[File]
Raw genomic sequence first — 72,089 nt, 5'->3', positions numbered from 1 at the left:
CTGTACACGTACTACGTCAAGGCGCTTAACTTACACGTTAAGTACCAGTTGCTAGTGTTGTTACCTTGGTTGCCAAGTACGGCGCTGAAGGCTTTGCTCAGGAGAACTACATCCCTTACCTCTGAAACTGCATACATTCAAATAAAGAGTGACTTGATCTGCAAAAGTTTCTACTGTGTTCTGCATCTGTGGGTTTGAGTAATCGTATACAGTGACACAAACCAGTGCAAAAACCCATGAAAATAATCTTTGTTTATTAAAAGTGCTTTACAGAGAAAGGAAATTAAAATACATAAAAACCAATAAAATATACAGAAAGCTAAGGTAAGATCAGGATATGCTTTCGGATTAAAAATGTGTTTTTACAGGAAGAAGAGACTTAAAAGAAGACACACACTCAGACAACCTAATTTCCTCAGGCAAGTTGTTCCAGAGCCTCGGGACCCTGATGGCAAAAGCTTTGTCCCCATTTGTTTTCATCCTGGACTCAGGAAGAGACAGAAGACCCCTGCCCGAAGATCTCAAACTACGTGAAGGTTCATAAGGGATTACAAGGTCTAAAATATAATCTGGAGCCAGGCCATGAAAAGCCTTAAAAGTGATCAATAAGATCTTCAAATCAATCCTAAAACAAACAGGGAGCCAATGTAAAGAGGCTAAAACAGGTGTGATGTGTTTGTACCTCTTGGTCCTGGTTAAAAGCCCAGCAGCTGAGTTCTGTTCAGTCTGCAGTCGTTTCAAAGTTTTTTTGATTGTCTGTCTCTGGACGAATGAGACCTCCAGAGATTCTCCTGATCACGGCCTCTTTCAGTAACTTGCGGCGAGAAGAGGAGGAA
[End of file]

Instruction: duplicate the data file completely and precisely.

Raw genomic sequence first — 72,089 nt, 5'->3', positions numbered from 1 at the left:
CTGTACACGTACTACGTCAAGGCGCTTAACTTACACGTTAAGTACCAGTTGCTAGTGTTGTTACCTTGGTTGCCAAGTACGGCGCTGAAGGCTTTGCTCAGGAGAACTACATCCCTTACCTCTGAAACTGCATACATTCAAATAAAGAGTGACTTGATCTGCAAAAGTTTCTACTGTGTTCTGCATCTGTGGGTTTGAGTAATCGTATACAGTGACACAAACCAGTGCAAAAACCCATGAAAATAATCTTTGTTTATTAAAAGTGCTTTACAGAGAAAGGAAATTAAAATACATAAAAACCAATAAAATATACAGAAAGCTAAGGTAAGATCAGGATATGCTTTCGGATTAAAAATGTGTTTTTACAGGAAGAAGAGACTTAAAAGAAGACACACACTCAGACAACCTAATTTCCTCAGGCAAGTTGTTCCAGAGCCTCGGGACCCTGATGGCAAAAGCTTTGTCCCCATTTGTTTTCATCCTGGACTCAGGAAGAGACAGAAGACCCCTGCCCGAAGATCTCAAACTACGTGAAGGTTCATAAGGGATTACAAGGTCTAAAATATAATCTGGAGCCAGGCCATGAAAAGCCTTAAAAGTGATCAATAAGATCTTCAAATCAATCCTAAAACAAACAGGGAGCCAATGTAAAGAGGCTAAAACAGGTGTGATGTGTTTGTACCTCTTGGTCCTGGTTAAAAGCCCAGCAGCTGAGTTCTGTTCAGTCTGCAGTCGTTTCAAAGTTTTTTTGATTGTCTGTCTCTGGACGAATGAGACCTCCAGAGATTCTCCTGATCACGGCCTCTTTCAGTAACTTGCGGCGAGAAGAGGAGGAA